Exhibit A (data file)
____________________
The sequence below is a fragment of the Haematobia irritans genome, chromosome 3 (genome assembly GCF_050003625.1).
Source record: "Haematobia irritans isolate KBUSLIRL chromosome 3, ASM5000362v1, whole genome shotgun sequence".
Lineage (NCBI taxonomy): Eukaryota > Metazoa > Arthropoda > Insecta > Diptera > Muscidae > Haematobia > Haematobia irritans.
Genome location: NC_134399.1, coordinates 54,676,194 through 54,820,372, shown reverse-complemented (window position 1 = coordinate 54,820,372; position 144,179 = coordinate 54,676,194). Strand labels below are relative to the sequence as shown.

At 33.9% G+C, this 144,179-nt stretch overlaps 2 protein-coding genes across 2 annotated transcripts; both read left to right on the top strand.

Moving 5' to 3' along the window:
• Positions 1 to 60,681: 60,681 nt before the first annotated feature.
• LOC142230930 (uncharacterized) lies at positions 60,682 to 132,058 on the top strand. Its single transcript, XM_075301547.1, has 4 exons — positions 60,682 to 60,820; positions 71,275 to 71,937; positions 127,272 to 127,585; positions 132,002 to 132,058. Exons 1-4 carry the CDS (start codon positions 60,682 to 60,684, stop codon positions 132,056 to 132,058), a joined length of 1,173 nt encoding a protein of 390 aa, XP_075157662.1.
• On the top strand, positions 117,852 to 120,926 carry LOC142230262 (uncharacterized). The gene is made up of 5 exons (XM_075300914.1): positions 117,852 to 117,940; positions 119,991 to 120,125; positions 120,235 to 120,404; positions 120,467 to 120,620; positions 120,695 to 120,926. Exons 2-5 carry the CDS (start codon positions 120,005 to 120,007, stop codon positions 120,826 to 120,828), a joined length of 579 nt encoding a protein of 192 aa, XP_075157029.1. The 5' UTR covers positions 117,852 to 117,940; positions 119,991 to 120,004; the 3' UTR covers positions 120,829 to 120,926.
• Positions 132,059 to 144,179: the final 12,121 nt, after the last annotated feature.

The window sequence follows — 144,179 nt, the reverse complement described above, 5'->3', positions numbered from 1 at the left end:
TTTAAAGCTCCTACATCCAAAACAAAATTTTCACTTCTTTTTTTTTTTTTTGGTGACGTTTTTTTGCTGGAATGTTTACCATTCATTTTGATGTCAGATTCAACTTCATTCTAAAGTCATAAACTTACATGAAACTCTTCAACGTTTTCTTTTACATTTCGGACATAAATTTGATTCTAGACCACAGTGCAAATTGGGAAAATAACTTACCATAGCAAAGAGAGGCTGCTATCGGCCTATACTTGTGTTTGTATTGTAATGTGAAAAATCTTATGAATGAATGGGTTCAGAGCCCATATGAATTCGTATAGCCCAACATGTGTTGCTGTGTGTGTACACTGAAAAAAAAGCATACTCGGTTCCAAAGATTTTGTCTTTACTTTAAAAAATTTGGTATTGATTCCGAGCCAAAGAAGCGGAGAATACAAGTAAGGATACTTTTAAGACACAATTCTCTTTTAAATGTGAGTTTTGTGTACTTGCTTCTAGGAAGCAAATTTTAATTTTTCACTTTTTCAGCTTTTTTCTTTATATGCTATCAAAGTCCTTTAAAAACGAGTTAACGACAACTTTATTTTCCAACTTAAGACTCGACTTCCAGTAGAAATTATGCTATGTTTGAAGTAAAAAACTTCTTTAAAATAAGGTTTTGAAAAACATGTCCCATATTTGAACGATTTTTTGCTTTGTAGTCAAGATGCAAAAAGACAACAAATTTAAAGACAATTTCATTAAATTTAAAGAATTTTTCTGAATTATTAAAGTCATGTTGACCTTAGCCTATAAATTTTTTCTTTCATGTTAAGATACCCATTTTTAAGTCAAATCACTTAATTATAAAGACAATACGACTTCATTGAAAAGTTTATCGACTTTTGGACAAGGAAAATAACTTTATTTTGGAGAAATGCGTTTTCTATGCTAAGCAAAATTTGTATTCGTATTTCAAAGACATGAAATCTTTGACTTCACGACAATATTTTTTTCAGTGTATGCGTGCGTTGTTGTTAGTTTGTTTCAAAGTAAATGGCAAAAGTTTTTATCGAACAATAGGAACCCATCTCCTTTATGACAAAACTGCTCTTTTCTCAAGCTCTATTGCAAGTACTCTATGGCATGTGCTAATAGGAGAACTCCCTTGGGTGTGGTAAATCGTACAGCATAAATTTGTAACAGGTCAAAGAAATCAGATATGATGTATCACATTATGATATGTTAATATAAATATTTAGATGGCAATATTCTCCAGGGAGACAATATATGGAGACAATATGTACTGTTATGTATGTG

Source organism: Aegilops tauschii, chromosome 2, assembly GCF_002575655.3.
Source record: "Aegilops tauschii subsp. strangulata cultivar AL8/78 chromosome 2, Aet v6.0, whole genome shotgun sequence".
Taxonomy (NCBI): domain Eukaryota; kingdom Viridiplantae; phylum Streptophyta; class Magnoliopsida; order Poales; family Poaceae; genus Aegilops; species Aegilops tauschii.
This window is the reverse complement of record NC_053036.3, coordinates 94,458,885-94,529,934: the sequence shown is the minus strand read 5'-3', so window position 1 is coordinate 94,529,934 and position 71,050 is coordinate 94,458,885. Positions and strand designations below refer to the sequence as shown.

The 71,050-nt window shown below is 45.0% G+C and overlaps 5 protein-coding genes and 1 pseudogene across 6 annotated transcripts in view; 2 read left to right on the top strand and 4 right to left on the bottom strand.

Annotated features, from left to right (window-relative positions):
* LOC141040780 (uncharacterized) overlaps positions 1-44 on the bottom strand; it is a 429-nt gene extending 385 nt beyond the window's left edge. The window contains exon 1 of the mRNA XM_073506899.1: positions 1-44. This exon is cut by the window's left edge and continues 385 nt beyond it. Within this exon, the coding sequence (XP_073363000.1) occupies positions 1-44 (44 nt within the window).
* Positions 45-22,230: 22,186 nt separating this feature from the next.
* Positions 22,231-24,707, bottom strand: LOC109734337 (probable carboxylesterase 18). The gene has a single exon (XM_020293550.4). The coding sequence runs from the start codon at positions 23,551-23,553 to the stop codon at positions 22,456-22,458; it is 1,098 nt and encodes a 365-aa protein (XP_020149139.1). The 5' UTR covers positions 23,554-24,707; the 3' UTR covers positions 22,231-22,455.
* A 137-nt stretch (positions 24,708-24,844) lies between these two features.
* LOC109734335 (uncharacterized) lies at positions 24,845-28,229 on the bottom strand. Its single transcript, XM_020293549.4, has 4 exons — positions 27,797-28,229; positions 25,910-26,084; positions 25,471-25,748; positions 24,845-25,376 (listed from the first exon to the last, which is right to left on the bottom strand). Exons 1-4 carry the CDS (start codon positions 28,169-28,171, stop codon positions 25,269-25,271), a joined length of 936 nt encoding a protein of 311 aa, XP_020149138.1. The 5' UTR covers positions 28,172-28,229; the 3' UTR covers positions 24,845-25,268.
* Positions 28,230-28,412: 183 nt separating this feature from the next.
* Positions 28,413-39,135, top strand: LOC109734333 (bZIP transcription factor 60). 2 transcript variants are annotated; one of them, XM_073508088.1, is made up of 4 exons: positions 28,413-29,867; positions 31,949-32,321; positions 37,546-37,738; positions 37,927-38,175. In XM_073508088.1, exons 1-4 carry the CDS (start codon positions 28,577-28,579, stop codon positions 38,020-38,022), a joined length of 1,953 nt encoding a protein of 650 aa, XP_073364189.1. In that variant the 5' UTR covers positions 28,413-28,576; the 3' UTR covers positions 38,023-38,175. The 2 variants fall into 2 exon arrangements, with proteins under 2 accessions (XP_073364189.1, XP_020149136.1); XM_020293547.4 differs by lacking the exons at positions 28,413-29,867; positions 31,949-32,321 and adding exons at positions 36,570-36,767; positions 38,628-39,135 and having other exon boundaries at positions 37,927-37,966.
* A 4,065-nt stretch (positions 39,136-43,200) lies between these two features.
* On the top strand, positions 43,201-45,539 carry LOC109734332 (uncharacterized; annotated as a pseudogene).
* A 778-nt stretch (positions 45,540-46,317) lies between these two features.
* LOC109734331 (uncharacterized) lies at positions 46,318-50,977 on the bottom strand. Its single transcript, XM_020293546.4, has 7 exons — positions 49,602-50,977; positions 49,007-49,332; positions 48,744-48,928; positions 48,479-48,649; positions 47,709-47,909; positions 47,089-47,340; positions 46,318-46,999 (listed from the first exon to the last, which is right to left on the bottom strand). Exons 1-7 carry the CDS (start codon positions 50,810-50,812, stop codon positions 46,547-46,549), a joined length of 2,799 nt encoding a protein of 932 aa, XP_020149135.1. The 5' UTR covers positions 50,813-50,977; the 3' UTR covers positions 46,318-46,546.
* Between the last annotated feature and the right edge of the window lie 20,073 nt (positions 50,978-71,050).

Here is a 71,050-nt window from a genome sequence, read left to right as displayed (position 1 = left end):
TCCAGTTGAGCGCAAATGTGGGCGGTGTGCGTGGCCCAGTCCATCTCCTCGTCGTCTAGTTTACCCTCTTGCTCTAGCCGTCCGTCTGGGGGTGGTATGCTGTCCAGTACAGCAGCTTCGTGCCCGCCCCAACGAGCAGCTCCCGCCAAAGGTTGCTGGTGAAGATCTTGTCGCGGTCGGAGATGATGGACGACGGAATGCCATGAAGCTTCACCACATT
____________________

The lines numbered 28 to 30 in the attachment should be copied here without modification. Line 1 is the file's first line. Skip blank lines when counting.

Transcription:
* A 778-nt stretch (positions 45,540-46,317) lies between these two features.
* LOC109734331 (uncharacterized) lies at positions 46,318-50,977 on the bottom strand. Its single transcript, XM_020293546.4, has 7 exons — positions 49,602-50,977; positions 49,007-49,332; positions 48,744-48,928; positions 48,479-48,649; positions 47,709-47,909; positions 47,089-47,340; positions 46,318-46,999 (listed from the first exon to the last, which is right to left on the bottom strand). Exons 1-7 carry the CDS (start codon positions 50,810-50,812, stop codon positions 46,547-46,549), a joined length of 2,799 nt encoding a protein of 932 aa, XP_020149135.1. The 5' UTR covers positions 50,813-50,977; the 3' UTR covers positions 46,318-46,546.
* Between the last annotated feature and the right edge of the window lie 20,073 nt (positions 50,978-71,050).